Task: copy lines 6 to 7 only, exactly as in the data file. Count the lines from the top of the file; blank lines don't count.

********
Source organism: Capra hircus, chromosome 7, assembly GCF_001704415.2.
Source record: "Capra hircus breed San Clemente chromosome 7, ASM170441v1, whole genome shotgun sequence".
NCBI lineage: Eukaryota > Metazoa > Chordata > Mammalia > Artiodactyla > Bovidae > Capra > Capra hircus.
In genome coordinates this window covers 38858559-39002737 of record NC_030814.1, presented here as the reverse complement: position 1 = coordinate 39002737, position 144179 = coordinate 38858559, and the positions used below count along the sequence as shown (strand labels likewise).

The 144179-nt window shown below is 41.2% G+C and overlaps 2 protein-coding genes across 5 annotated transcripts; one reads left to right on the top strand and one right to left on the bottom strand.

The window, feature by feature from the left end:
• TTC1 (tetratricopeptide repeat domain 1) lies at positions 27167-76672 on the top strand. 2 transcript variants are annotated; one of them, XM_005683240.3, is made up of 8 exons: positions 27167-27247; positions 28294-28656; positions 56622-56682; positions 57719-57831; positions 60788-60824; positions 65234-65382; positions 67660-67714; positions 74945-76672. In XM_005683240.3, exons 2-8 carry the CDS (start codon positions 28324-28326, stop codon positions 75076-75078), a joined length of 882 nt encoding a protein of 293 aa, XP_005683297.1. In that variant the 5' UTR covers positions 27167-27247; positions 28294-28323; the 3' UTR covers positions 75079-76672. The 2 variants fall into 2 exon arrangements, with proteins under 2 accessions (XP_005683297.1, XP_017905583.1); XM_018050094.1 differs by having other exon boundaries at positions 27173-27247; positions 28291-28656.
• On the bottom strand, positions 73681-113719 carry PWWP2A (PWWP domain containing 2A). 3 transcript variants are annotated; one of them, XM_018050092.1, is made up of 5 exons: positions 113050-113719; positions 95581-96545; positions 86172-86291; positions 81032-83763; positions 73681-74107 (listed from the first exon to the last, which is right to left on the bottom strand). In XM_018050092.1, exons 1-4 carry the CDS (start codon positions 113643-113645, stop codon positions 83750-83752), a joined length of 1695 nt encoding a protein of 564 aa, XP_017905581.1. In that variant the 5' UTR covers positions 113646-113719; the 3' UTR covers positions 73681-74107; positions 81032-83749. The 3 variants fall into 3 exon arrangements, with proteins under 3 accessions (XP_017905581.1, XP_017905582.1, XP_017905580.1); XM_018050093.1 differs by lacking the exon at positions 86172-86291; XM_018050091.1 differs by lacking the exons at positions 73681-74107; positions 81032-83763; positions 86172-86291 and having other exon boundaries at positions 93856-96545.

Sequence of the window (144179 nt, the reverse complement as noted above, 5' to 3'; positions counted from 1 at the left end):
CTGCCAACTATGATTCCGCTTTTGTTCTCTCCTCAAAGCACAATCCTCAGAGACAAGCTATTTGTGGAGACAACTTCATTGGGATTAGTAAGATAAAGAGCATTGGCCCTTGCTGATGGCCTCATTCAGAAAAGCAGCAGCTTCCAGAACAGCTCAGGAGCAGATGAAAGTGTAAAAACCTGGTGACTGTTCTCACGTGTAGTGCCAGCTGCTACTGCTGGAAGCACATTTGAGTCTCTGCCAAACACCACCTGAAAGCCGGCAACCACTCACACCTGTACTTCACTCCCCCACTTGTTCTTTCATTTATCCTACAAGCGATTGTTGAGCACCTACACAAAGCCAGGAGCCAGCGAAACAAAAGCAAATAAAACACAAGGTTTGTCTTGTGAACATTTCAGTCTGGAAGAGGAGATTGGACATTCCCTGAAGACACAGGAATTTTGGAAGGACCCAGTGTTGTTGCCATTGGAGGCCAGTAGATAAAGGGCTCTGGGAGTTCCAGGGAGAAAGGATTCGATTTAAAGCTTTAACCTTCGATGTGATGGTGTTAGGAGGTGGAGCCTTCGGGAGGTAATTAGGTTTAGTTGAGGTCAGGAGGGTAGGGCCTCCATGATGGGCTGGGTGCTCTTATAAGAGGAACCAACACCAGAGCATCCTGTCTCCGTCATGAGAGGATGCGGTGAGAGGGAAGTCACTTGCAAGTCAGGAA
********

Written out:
The window, feature by feature from the left end:
• TTC1 (tetratricopeptide repeat domain 1) lies at positions 27167-76672 on the top strand. 2 transcript variants are annotated; one of them, XM_005683240.3, is made up of 8 exons: positions 27167-27247; positions 28294-28656; positions 56622-56682; positions 57719-57831; positions 60788-60824; positions 65234-65382; positions 67660-67714; positions 74945-76672. In XM_005683240.3, exons 2-8 carry the CDS (start codon positions 28324-28326, stop codon positions 75076-75078), a joined length of 882 nt encoding a protein of 293 aa, XP_005683297.1. In that variant the 5' UTR covers positions 27167-27247; positions 28294-28323; the 3' UTR covers positions 75079-76672. The 2 variants fall into 2 exon arrangements, with proteins under 2 accessions (XP_005683297.1, XP_017905583.1); XM_018050094.1 differs by having other exon boundaries at positions 27173-27247; positions 28291-28656.